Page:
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US courts saw drop in case filings, uptick in judge complaints in 2022

An annual report showed reductions in case filings across all federal courts, even as they began to go back to pre-pandemic operations.

(CN) — While many courts returned to their usual pre-pandemic operations in 2022 as the Covid-19 crisis receded, most received fewer case filings than the year prior, according to a report released Tuesday by the U.S. judicial system.

The latest Judicial Business report from the Administrative Office of the U.S. Courts provides statistical data about federal caseloads by circuit, district and offense for the fiscal year ending Sept. 30, 2022, compared with data for prior years.

Total case filings in U.S. district courts fell 18% last year to 343,253. Civil case filings declined 20% to 274,771, and criminal filings dropped by 8% to 68,482. 

The report also tracked the number of complaints filed against judges, which went up by 19%. Of the 1,520 complaints last year, 57% were made against district judges, 25% were against circuit judges, 14% against magistrate judges and 4% against bankruptcy judges.

The Fourth Circuit received the highest number of complaints (249) for a federal appeals court while the Ninth Circuit had the lowest (166). Most of the allegations made against judges in the circuit courts were related to the merits of a decision or ruling (1,319), followed by other misconduct (339); discrimination on the basis of race, color, sex or other factors (252); retaliation for participating in the complaint process (125); and delayed decision (118).

Chief judges dismissed 1,135 complaints in whole or in part, terminating 983 of them, due to the complaint being directly related to the merits of decisions or on the grounds that the allegations were frivolous or lacked sufficient evidence.

Civil case filings in the district courts have declined by 3%, or 8,165 cases, since 2018, with the largest decreases occurring in cases involving prisoner petitions, social security, labor laws, real property, civil rights, and environment cases. During that period, district courts have reported more filings related to tort actions, personal injuries, immigration, contract actions, securities, commodities and exchange, and banking.

The highest reductions in criminal cases occurred in filings for defendants charged with crimes related to marijuana, which went down 22% to 1,207 filings, and regulatory system offenses, which went down 16% to 1,201 filings. Filings for drug crimes in general fell by 31% from 2021.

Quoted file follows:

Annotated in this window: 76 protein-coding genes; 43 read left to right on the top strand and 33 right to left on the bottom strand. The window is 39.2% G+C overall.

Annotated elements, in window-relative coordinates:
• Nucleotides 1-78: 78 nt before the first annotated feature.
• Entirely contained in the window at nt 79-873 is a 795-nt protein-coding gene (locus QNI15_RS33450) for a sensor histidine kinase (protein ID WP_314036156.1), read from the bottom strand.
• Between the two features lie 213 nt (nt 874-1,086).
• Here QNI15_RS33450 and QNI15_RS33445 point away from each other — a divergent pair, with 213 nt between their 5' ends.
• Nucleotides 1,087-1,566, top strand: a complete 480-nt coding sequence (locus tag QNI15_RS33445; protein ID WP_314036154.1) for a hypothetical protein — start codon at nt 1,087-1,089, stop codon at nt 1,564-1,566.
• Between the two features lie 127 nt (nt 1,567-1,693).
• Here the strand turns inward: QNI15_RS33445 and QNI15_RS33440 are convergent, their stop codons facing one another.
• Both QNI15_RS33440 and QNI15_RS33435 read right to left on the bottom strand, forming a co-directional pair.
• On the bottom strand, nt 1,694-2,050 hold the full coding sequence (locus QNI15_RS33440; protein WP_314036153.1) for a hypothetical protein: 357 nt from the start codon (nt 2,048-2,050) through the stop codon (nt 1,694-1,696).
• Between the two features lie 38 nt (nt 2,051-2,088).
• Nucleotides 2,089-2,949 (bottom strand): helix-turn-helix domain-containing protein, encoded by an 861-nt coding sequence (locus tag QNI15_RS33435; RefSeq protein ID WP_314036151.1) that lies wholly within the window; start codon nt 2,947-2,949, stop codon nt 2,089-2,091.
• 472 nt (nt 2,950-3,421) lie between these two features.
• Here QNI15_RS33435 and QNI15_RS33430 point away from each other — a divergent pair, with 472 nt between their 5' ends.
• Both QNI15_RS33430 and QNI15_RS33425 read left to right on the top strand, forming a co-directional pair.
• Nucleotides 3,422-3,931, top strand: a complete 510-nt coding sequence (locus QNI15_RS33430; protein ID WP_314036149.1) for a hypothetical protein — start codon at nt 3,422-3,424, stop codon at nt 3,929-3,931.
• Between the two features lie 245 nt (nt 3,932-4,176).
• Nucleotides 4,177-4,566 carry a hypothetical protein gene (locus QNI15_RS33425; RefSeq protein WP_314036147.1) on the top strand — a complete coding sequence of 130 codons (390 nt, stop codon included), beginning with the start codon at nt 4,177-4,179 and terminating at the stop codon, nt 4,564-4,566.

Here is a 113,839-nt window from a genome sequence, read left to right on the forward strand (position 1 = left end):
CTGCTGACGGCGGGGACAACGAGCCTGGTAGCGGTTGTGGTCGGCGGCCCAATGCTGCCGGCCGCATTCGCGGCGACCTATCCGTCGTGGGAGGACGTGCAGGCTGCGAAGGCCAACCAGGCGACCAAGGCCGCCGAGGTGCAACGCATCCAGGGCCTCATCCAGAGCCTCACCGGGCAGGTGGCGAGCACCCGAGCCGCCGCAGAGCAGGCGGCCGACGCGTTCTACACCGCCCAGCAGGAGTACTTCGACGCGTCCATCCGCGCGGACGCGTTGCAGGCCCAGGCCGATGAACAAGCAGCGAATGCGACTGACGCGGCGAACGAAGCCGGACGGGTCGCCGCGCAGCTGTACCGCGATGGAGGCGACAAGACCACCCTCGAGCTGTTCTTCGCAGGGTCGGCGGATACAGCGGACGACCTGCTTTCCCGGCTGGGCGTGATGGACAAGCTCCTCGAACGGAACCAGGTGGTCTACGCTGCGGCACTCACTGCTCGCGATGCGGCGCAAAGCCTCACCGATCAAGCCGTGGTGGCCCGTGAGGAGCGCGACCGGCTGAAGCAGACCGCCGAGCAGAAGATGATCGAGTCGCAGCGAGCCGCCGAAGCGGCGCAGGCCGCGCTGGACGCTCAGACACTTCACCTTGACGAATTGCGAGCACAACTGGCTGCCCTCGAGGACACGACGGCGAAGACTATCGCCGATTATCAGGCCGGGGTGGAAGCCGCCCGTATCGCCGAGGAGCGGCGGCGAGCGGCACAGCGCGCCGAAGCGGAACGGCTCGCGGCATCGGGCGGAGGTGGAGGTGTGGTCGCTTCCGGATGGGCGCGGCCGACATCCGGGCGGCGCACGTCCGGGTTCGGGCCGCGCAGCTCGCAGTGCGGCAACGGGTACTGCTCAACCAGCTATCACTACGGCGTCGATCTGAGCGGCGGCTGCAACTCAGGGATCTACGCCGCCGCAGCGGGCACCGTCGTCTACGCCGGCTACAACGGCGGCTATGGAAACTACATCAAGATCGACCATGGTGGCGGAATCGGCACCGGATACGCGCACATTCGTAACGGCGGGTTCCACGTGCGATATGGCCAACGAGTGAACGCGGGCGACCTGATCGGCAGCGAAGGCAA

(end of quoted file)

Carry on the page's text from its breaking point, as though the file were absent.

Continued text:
Organized crime cases brought under the Racketeer Influenced and Corrupt Organizations Act rose 19%, up 111 cases to 685. The largest spike in such filings occurred in the Eastern District of New York, which reported an increase of 37%. 

Accounting for 28% of total criminal filings, accusations of immigration offenses remained relatively steady, declining less than 1%. The Southern District of Texas experienced the largest decrease in criminal immigration filings, with increases reported in the District of New Mexico, the Southern District of California and the Western District of Texas.  

Sixty percent of all federal judicial districts had lower caseloads. Districts with the largest decreases included the District of Guam, followed by the Eastern District of Arkansas and the Southern District of Indiana. The biggest increases were reported in the Eastern District of Louisiana, the Eastern District of Oklahoma and the Northern District of New York.

According to the report, the caseload in the Eastern District of Oklahoma "again exceeded historical norms" because of the U.S. Supreme Court's 2020 decision in McGirt v. Oklahoma, which shifted the jurisdiction over many offenses involving Native Americans on reservation lands from state court to federal court.

Filings across the 12 regional courts of appeals also fell by 6% to 41,839 filings in 2022. Nearly half of all new appeals were filed by pro se litigants and were mostly prisoner petitions. 

There was a reduction in appeals filings involving drugs, immigration, general offenses and traffic offenses, and an increase in cases related to firearms and explosives, sex offenses, justice systems offenses, violent offenses, property offenses, fraud, regulatory offenses and unclassified offenses.

Appeals of district court decisions to the Federal Circuit – the only federal appellate bench with jurisdiction to hear patent case appeals – increased from 34 to 323, and appeals of decisions by the International Trade Commission also went up significantly from 13 to 27.

Bankruptcy appellate panels saw their lowest level of filings in the last 20 years. Nationwide, debtors filed 50,730 fewer bankruptcy petitions than in 2021, continuing a downward trend that began since the start of the pandemic. 

Magistrate judges handled fewer civil matters on referral from district judges last year, but did see a 17% increase in their own presiding civil cases. Since 2018, magistrates have handled more felony pretrial matters, but fewer felony preliminary proceedings, primarily because of the effects of the Covid-19 pandemic.

Judge Roslynn R. Mauskopf, director of the Administrative Office of the U.S. Courts, released an additional annual report Tuesday detailing the agency's efforts toward ensuring safety for the judges and staff in the courts and more secure and user-friendly information technology.

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